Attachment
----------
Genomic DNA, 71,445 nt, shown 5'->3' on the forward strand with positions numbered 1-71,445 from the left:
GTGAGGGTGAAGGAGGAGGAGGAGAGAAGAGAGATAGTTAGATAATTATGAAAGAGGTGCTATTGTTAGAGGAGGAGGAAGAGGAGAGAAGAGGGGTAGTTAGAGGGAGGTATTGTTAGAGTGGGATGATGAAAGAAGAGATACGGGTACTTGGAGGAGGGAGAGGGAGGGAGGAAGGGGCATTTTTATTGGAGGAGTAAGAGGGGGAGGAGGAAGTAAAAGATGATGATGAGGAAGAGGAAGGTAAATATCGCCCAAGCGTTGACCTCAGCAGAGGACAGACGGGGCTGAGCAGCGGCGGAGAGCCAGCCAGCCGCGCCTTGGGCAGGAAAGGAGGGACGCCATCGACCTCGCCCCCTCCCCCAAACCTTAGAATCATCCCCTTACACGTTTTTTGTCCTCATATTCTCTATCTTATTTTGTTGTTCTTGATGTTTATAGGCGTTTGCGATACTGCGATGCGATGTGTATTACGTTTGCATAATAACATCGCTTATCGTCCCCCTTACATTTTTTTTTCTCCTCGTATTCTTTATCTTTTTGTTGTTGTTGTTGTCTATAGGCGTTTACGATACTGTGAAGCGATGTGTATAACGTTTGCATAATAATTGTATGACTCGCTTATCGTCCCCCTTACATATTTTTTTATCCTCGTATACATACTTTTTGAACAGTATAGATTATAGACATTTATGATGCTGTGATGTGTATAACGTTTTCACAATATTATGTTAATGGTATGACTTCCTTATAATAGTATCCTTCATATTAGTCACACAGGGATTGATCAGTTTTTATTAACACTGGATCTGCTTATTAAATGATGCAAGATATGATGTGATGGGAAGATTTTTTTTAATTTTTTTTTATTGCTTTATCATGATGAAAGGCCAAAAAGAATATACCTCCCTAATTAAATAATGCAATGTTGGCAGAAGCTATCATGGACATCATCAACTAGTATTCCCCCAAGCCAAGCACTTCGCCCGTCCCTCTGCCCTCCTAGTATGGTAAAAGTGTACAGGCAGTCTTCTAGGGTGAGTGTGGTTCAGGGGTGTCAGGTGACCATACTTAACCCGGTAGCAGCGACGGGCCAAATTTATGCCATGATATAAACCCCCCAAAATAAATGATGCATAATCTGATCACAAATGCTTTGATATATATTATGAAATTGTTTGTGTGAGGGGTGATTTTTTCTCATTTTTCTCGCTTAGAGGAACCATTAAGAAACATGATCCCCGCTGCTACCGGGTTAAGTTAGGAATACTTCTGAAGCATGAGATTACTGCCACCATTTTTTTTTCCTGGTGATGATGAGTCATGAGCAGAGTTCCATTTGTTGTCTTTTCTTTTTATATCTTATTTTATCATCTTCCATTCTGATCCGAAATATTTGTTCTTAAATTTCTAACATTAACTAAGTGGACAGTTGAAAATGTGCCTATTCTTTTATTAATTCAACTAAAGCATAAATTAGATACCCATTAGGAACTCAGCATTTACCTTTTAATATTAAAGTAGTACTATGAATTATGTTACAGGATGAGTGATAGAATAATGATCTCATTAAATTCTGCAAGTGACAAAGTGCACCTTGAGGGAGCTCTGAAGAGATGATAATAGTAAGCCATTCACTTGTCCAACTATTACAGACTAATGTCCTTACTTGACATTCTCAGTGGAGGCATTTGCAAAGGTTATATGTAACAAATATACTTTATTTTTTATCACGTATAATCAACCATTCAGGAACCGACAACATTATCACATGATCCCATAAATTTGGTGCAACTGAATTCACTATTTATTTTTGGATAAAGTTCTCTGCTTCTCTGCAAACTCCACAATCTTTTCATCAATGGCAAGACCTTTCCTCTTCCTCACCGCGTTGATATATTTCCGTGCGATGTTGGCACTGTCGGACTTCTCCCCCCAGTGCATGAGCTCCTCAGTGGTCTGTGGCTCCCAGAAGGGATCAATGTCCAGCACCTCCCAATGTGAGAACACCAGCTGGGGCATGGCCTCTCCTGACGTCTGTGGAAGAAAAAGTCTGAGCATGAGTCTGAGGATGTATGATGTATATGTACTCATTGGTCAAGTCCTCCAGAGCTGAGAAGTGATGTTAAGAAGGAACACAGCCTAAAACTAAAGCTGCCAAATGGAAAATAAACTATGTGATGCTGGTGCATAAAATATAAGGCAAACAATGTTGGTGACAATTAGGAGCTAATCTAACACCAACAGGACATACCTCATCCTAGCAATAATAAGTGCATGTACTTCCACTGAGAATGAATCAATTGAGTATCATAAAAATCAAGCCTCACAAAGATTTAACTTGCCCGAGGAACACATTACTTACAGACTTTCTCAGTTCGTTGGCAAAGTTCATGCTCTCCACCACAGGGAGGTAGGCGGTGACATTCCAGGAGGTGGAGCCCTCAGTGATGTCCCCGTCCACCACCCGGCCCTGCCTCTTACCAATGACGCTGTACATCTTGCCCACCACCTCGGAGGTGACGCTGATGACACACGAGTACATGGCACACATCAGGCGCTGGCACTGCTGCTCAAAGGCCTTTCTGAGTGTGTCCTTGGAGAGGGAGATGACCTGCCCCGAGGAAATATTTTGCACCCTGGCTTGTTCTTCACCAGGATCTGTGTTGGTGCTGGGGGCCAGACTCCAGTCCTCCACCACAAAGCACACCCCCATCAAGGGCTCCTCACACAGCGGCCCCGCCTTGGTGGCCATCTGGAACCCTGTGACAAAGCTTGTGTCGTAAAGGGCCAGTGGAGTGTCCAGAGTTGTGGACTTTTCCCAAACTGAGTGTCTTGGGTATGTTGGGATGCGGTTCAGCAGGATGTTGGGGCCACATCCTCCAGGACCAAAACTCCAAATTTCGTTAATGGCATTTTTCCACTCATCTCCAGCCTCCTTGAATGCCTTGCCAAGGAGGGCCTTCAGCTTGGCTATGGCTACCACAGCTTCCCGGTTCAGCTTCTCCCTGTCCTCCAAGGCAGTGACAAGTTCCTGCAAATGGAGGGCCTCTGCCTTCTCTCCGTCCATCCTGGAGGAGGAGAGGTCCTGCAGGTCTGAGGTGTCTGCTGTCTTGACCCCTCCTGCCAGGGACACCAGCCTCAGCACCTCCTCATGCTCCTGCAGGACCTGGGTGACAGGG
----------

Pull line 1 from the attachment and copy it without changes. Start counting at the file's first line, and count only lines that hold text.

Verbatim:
Genomic DNA, 71,445 nt, shown 5'->3' on the forward strand with positions numbered 1-71,445 from the left: